There are tricks to folding fitted sheets. I, for one, can never get those tricks right. I just use a tried and true method that my mother showed me many years ago. Fold the fitted sheet as best as possible, fold the pillow cases, then stack those in the middle of a nicely folded flat sheet and wrap like a present. No one can see the mess in the middle. Whatever works, is what I say!
Speaking of tricks...this blog is really not about folding fitted sheets. I ran across a quote that I could not find attributed to anyone in particular. "Talking to some people is like talking to a fitted sheet." To me, this meant it could be very frustrating for one of two different reasons.
The first reason is that the person you are trying to talk to is very shy and quiet. If you get the honors of being placed with this person at a dinner function or some other get together, there are some tips to help you out of an unpleasant situation.
First of all, don't take their quietness personally, nor comment to them about how quiet they are. There is no need to draw attention to their shyness. Some people just need a little time to warm up to others. Actually, I have known people who were mistaken for being "snobby" because of their shyness. That is usually never the case. They are painfully shy and it is as uncomfortable for them as it is for you.
If you try to take the lead in the conversation, they may reciprocate and then again, they may not. Sometimes the best thing to do is to back off and give them their space. There is a fine line of how much time they may need to gather their thoughts if they are going to respond. A bit of silence is okay up to a point. If you feel it is making the other person feel even more awkward, it would be okay to step in and give your own response just to save them from embarrassment.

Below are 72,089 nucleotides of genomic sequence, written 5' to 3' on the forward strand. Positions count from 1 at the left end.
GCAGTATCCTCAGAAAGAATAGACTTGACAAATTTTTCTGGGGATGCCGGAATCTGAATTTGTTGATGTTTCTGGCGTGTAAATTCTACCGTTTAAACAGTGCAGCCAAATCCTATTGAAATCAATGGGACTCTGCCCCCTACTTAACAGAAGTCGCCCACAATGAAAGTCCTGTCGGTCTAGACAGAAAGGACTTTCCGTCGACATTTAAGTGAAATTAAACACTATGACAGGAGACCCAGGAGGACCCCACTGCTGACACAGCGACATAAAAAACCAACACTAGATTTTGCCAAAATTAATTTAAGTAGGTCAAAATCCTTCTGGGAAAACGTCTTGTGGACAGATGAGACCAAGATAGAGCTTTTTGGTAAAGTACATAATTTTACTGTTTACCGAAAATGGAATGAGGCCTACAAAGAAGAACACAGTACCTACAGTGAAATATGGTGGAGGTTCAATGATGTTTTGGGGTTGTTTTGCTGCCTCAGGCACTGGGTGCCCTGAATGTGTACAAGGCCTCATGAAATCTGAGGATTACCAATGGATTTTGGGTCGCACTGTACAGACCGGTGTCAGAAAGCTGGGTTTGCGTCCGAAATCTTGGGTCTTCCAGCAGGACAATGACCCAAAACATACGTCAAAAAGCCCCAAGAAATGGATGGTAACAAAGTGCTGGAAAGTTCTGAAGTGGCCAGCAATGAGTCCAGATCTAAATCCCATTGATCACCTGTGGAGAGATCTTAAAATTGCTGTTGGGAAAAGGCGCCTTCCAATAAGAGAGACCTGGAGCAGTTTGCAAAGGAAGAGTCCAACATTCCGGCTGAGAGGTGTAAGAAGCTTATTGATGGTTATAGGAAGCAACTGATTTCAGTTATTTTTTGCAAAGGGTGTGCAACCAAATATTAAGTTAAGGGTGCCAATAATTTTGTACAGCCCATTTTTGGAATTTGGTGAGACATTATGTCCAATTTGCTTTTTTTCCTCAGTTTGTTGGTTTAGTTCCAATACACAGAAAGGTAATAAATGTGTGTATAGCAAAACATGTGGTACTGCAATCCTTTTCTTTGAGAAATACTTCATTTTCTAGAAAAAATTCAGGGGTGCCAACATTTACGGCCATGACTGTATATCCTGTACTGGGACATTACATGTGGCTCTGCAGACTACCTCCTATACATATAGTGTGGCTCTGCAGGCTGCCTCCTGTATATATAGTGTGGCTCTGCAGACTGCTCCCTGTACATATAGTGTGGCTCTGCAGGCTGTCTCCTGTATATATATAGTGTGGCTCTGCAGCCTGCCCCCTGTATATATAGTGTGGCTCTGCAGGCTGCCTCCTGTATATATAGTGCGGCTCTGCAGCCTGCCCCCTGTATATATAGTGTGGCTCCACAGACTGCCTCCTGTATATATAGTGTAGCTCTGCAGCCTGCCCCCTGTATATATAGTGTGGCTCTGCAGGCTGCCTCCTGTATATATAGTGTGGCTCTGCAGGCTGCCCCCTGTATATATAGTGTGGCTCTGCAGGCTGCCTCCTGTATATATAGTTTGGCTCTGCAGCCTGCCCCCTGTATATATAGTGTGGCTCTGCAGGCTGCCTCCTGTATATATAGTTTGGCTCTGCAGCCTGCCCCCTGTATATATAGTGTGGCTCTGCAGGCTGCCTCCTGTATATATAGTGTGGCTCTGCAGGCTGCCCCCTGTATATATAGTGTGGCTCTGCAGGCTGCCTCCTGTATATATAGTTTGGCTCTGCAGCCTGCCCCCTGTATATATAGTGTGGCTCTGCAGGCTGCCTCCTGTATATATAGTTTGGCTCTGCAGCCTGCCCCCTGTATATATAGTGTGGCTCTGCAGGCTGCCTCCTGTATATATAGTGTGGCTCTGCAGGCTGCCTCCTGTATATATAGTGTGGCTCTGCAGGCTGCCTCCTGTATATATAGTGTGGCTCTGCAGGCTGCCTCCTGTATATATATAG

The other type of person that can be even more difficult to talk to is the person who never lets you get a word in edgewise. This person can actually ask you a question and before you can utter a syllable, they are spewing out their take on their own question or thought, and then some. This type of person usually has what psychologists describe as a problem with loneliness or insecurity or perhaps just plain arrogance. They need social interaction to survive.
There are some strategies to use depending on where you are and when the yakaholic goes into a talking frenzy. At work, if it is in passing, you can keep walking, explaining that you are late for a meeting that you must attend. Let them know that they may need to send you an e mail and you will get to it when possible.
If this type of chatterbox is a friend that you still desire to do activities with, then choose activities where no talking is allowed, such as a workshop, an exercise class or a movie. If at home, multi-task while they yak, so that you feel as if you are not wasting time - this is a win-win situation. You are not getting frustrated by not getting things around the house accomplished and they are getting their needs met by yakking it up to you and sharing their thoughts.
There is such a fine line in toning down the chatterbox to keep your sanity. Try giving one word or a phrase as an answer. Or just smile and nod, then change the topic quickly to throw then off balance some. Try not to be alone with the talker. Go in pairs or have a standing cue to help each other out of an unwanted lengthy conversation. There is really not a right time to just use the words, "Shut up!" It may be sounding off loudly inside your brain, but that is where it needs to stay. Be strong! There is nothing wrong or inappropriate to say that you are sorry but you are not in the mood for talk right now.
There is one positive out of being around a chatterbox. An old Russian proverb stated, "A chatterbox is a treasure for a spy." You can learn a lot from one and even get ideas for writing articles, blogs, and books. Just stop and listen now and then. You could find yourself quite surprised.